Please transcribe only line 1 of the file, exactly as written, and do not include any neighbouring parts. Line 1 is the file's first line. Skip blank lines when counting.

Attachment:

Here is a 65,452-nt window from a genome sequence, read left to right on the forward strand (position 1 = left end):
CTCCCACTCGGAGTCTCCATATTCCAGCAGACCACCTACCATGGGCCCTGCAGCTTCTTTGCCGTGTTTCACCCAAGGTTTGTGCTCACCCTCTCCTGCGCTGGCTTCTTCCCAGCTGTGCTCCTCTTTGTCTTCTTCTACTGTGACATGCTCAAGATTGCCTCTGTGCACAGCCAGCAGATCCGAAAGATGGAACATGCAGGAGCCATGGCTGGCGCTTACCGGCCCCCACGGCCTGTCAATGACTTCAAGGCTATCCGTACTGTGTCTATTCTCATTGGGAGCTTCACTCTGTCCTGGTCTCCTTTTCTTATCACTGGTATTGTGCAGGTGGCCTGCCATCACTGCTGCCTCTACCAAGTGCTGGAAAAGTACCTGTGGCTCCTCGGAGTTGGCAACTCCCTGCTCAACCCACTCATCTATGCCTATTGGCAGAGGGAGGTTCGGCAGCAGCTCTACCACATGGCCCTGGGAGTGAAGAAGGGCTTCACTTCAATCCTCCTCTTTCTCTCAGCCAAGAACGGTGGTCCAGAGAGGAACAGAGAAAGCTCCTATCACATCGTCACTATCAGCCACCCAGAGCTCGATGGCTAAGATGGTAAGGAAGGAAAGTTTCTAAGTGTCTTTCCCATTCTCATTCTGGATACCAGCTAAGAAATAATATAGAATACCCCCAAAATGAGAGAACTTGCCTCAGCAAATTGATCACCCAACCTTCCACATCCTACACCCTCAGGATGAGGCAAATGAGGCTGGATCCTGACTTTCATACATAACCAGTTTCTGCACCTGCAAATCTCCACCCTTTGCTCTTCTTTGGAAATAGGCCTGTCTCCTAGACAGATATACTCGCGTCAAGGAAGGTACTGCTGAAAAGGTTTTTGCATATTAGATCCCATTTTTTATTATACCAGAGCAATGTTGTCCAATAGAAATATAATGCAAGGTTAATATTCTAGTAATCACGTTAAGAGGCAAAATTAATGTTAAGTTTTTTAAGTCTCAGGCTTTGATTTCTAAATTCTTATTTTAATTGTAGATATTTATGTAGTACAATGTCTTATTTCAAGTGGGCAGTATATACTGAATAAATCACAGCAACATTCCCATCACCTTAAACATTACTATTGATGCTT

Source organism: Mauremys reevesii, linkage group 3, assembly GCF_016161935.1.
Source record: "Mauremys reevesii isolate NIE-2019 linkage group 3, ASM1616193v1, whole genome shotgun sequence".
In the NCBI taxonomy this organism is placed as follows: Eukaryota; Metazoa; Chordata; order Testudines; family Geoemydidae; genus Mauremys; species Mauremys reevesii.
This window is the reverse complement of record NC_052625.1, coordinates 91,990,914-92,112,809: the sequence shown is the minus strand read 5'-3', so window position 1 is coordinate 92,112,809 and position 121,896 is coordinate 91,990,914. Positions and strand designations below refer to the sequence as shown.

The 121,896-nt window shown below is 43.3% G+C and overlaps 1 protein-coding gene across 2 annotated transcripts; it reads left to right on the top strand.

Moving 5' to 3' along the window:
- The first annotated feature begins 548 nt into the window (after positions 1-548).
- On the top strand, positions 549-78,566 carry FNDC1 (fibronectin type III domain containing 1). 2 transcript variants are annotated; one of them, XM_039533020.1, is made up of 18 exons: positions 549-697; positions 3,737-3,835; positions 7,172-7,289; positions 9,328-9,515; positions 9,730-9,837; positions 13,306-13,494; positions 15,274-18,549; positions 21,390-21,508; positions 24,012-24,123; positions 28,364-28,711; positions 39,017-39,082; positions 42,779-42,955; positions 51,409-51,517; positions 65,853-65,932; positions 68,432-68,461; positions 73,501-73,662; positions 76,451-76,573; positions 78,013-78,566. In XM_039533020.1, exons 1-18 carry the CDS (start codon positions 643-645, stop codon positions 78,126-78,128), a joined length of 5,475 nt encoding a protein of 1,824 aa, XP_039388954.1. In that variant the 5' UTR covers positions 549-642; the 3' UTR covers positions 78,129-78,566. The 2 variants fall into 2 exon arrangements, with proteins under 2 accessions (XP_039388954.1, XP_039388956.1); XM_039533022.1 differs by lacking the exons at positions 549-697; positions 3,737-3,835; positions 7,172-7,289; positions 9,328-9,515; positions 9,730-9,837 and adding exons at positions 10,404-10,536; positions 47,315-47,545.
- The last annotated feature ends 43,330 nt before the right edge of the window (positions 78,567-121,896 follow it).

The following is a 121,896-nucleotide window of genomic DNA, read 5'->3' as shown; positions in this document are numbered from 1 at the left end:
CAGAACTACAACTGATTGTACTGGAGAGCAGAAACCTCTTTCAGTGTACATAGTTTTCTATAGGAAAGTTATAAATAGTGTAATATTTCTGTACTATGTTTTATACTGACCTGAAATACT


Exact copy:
Here is a 65,452-nt window from a genome sequence, read left to right on the forward strand (position 1 = left end):